|for shaping 3-D terrain surfaces, while the Autodesk 3D Studio MAX and Adobe Photoshop 5.0 were proposed for rendering the wireframe model. Budget limitations have predetermined the choice for ArcView 3.1 as a GIS tool. According to the “GIS and archaeology” survey conducted a few years ago (Moscati 1999) these software solutions seem to be the most popular for projects carried out within the framework of research institutions,.
3.2. Model construction
The Kiafar project consists of a number of elements:
1. the DTM of the site and the adjacent area,
2. the models of the surviving architectural structures of the site,
3. the vegetation map of the Kiafar area,
4. the hydrological map,
5. the geological map,
6. the soil map and
7. the relatively extensive database of photos, video clips, textual descriptions.
All of these elements are to be integrated in an interactive GIS environment with VRML and HTML support, providing a viewer instant access to all types of data simultaneously. The viewer is encouraged to freely seek his position, and navigate anywhere within Kiafar’s virtual environment (or archaeoreality), and explore the relative database organized with full hyperlink, cgi-script support. One of the key concepts of the proposed virtual reality is to eliminate any pre-programmed patterns of the viewer – constructed environment interactions and his engagement in the process of negotiation and interpretation of the modelled archaeoreality.
To date, we have completed only two stages of the Kiafar project, i.e. we have generated the digital terrain and architectural structures wireframe models. The 1:500-scale hardcopy of the topographical plan with a 1m contour line interval became the basis for the DTM. The contours, after being digitized, resulted in a set of polylines, that were used to create a triangular irregulated net (TIN). The TIN in turn served as the base for an elevation grid with 1x1 meter cells. We consider such a grid resolution the most appropriate for the needs of the relief model, because a less detailed elevation grid would not reflect all the peculiarities of the micro-relief, while a denser one would offer no substantial additional information. The 1x1 meter celled grid coincides with the original topographic plan of 1m contour line intervals. Unlike the TIN, such an elevation grid is a regular one. Hence, the architectural structures under consideration can be adequately placed in the DTM (figure 5).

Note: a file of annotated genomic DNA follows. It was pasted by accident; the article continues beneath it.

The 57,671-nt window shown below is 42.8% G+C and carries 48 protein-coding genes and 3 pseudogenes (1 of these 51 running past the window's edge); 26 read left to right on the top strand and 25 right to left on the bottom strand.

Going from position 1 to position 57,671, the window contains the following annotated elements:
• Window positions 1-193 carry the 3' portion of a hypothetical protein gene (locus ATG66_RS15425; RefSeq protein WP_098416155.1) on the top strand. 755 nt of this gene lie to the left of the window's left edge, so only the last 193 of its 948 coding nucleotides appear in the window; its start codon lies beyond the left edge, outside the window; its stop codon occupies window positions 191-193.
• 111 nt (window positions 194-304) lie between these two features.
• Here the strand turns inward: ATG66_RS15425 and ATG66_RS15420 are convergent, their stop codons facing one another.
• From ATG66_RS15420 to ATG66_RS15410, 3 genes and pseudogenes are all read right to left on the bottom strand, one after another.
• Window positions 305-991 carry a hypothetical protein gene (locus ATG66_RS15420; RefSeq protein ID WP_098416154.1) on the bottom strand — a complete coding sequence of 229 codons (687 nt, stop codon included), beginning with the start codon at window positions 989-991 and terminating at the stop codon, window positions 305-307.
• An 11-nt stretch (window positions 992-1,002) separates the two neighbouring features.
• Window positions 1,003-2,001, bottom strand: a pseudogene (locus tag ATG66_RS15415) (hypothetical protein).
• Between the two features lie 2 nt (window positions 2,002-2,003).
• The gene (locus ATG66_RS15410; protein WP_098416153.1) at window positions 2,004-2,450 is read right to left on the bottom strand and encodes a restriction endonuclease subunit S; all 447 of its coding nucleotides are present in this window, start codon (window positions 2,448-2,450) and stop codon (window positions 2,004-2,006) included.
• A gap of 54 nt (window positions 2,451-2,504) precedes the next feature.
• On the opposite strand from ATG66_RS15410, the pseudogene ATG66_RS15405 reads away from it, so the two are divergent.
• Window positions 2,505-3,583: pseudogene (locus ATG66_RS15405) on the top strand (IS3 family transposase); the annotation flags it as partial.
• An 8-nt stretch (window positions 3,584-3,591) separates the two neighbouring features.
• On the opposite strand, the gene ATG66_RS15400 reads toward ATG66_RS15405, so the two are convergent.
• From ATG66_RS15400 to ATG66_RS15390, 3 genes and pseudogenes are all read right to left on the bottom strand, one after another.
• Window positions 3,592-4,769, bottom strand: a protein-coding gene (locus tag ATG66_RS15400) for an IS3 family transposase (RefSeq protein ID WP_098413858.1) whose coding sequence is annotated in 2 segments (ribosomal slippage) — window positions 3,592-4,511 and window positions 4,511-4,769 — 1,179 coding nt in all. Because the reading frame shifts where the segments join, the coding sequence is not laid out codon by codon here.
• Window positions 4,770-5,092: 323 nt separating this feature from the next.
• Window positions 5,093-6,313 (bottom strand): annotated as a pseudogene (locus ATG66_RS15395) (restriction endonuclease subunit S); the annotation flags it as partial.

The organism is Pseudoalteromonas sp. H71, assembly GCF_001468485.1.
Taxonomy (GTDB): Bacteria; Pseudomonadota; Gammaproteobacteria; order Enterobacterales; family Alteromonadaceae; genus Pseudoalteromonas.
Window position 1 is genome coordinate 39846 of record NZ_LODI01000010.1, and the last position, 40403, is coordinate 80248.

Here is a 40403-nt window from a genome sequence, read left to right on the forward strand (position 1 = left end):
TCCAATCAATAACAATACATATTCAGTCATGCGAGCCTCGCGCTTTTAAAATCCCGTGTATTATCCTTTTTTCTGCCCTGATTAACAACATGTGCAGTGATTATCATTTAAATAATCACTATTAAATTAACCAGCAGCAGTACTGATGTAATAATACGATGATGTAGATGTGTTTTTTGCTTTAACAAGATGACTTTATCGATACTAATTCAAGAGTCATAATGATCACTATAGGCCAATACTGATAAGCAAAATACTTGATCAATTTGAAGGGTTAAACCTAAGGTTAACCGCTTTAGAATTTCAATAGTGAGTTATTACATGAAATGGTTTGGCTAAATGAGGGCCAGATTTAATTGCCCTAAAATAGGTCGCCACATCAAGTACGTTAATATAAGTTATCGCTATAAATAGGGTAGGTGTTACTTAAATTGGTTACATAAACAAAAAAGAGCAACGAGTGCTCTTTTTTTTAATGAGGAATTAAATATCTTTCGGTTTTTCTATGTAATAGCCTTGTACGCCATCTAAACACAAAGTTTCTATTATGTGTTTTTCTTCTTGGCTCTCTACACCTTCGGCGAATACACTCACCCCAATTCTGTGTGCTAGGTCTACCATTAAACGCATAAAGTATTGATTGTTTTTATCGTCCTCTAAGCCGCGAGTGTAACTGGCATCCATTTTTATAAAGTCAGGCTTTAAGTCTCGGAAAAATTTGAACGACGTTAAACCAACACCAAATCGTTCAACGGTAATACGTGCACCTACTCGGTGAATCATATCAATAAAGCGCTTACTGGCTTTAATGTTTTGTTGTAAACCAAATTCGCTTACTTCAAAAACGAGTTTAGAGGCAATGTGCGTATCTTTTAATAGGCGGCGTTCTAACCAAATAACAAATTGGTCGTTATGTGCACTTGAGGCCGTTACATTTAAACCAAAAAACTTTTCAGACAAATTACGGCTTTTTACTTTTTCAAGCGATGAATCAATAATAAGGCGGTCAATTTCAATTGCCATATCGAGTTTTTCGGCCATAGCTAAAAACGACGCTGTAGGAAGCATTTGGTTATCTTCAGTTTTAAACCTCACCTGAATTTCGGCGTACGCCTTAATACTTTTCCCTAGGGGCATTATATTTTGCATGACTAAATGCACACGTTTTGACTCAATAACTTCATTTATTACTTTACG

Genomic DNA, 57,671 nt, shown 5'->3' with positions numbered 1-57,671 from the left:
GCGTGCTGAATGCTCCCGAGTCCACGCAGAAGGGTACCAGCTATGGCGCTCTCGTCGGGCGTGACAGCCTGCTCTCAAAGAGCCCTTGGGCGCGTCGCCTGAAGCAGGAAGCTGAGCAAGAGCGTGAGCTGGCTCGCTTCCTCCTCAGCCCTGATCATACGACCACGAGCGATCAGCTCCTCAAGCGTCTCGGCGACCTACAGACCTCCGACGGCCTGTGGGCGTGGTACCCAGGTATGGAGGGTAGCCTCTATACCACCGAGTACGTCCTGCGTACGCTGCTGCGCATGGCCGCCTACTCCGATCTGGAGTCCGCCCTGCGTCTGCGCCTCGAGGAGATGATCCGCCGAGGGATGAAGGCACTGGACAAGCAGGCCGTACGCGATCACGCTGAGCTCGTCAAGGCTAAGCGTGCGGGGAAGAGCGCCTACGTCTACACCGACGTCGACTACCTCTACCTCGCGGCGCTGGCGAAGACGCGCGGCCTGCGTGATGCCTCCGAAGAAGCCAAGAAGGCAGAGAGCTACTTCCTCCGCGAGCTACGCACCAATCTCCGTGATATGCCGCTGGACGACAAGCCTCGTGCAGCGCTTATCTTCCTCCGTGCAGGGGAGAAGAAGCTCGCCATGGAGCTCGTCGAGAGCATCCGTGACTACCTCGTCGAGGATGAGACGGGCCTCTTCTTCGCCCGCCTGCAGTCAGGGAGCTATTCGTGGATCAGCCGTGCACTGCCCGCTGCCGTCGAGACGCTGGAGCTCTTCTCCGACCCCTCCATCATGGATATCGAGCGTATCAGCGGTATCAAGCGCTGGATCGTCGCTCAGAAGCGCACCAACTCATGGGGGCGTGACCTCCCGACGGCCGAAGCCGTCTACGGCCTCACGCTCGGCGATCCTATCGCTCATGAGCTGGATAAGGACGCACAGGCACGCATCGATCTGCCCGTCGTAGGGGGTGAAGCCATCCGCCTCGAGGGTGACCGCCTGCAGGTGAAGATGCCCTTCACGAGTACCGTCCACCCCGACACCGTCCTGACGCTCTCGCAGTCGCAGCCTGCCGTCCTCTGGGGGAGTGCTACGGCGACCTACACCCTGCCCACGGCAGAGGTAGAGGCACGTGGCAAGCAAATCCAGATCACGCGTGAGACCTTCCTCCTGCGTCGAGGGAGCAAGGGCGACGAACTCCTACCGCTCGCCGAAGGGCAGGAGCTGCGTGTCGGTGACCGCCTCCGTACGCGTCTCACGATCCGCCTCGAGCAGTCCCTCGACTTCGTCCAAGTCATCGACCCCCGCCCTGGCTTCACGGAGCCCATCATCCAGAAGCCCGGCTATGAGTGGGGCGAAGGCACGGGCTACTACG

After the final DTM was completed, the problem of possible errors in the course of modelling arose. The possible voids in the initial contour lines data could lead to artificial non-existent slopes/elevations, and various holes may appear on the DTM. In order to check this, we generated contour lines on the basis of the elevation grid and compared them with those of the original plan. Beyond expectation, all the virtual and original contours coincided. At the next stage 3-D wireframe models of all the architectural structures were created and referred to the DTM.
The resulting wireframe model of the Kiafar township was merged with that of the local micro-region based on a 1:100,000-scale map covering 16 square km (figure 6).
Though the project is far from being completed, even this preliminary model contributed significantly to the intra-site spatial analysis, enabling us to re-estimate the vertical juxtaposition of structures, examine the zone structure of the site, single out compounds and types of buildings within them and discriminate between residential, administrative and economic areas of Kiafar. The true potential of the virtual environment is to be exploited with a final model.
The VR application in archaeology is one of the most rapidly developing sections of this discipline. At the same time the mainstream efforts are dominated by the notion of increasing realism of details. I consider this approach to VR as thoroughly assembled replicas of reality to be misleading and eventually leading to a dead-end. Alternative conceptualization of VR as a two-step interpretation (at the data recording and data processing stages), rather than representation of initial archaeoreality is introduced. VR is proposed to be regarded as a dual system, involving a perceiving subject and an object of knowledge. In order to exist and function, this system engages an active and mobile researcher freely negotiating with and interpreting archaeological data through a medium – a VR model. The concept of realism, as well as authenticity and faithfulness of generated models, is suggested to be